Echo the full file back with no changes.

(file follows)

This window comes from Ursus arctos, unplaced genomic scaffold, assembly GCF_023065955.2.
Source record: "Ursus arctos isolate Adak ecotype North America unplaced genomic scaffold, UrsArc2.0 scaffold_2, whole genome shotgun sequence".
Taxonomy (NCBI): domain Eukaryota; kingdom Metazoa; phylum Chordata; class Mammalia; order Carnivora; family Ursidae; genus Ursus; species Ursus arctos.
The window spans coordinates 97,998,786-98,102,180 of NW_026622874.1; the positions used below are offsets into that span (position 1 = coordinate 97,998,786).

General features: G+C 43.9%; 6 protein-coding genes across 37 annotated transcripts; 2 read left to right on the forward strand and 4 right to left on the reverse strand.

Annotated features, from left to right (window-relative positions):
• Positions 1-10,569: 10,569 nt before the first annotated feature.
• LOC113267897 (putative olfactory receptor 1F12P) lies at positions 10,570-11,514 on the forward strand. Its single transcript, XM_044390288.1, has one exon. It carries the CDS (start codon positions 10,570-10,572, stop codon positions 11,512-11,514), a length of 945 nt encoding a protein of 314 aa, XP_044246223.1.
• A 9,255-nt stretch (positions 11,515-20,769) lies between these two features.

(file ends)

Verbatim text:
This window comes from Ursus arctos, unplaced genomic scaffold, assembly GCF_023065955.2.
Source record: "Ursus arctos isolate Adak ecotype North America unplaced genomic scaffold, UrsArc2.0 scaffold_2, whole genome shotgun sequence".
Taxonomy (NCBI): domain Eukaryota; kingdom Metazoa; phylum Chordata; class Mammalia; order Carnivora; family Ursidae; genus Ursus; species Ursus arctos.
The window spans coordinates 97,998,786-98,102,180 of NW_026622874.1; the positions used below are offsets into that span (position 1 = coordinate 97,998,786).

General features: G+C 43.9%; 6 protein-coding genes across 37 annotated transcripts; 2 read left to right on the forward strand and 4 right to left on the reverse strand.

Annotated features, from left to right (window-relative positions):
• Positions 1-10,569: 10,569 nt before the first annotated feature.
• LOC113267897 (putative olfactory receptor 1F12P) lies at positions 10,570-11,514 on the forward strand. Its single transcript, XM_044390288.1, has one exon. It carries the CDS (start codon positions 10,570-10,572, stop codon positions 11,512-11,514), a length of 945 nt encoding a protein of 314 aa, XP_044246223.1.
• A 9,255-nt stretch (positions 11,515-20,769) lies between these two features.